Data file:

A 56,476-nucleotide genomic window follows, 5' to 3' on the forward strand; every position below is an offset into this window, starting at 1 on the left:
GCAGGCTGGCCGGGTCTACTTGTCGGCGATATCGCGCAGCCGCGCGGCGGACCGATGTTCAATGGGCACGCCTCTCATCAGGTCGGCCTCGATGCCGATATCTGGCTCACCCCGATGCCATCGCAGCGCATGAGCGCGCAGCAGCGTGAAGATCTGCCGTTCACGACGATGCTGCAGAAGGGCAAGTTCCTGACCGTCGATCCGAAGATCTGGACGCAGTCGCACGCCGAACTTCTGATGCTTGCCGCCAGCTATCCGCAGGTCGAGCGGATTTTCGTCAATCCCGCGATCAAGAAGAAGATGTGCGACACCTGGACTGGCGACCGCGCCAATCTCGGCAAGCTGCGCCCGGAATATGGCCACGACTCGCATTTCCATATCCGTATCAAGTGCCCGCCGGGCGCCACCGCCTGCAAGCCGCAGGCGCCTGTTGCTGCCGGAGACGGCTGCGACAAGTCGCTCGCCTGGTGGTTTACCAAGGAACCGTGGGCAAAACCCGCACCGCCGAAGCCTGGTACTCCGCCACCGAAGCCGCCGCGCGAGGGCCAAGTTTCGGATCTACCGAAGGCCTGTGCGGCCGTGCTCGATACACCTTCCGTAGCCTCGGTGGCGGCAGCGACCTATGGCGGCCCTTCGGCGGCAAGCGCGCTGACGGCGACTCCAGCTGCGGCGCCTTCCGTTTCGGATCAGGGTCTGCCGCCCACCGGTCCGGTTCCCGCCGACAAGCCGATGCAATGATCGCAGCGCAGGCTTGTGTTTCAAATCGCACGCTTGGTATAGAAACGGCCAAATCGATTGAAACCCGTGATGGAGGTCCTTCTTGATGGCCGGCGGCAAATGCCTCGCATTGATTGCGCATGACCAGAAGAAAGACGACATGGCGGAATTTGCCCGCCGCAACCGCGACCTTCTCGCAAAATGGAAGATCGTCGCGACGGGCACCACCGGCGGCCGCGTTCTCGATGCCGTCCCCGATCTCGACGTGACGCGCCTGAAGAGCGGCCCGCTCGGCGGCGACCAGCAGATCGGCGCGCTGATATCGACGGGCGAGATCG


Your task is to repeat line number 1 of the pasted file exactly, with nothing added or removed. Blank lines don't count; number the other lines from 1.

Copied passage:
A 56,476-nucleotide genomic window follows, 5' to 3' on the forward strand; every position below is an offset into this window, starting at 1 on the left: